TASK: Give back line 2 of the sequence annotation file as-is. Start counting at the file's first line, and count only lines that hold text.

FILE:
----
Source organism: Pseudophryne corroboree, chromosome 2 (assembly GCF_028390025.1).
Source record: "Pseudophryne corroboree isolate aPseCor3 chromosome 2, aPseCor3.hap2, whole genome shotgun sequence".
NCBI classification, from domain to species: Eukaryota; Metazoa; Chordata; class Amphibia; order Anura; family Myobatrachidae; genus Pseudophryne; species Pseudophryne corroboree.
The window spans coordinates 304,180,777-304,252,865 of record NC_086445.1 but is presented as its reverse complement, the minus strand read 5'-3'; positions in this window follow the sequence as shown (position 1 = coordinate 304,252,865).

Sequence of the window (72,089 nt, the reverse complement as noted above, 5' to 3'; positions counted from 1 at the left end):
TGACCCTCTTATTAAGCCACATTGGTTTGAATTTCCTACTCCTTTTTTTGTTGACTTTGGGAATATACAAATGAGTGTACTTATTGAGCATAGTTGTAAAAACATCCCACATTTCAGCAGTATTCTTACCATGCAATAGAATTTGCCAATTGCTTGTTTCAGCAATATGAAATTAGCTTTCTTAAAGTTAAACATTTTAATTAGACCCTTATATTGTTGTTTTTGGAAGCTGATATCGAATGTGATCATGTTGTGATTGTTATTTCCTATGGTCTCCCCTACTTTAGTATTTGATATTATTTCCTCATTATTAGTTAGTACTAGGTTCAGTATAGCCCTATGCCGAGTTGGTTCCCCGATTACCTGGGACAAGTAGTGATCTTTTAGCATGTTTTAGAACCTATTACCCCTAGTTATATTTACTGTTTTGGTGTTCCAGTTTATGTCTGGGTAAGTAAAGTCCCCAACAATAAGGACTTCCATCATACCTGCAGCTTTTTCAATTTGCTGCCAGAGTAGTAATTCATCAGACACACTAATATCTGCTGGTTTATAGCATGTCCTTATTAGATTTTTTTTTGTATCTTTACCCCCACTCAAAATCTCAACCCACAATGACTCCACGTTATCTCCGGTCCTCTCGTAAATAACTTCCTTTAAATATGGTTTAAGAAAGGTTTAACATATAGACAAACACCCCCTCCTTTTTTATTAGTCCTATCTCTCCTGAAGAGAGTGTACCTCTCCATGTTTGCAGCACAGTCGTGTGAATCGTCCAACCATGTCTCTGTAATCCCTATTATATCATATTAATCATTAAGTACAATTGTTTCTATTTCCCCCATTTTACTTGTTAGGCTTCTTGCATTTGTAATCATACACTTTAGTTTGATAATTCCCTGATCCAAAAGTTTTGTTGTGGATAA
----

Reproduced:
Source record: "Pseudophryne corroboree isolate aPseCor3 chromosome 2, aPseCor3.hap2, whole genome shotgun sequence".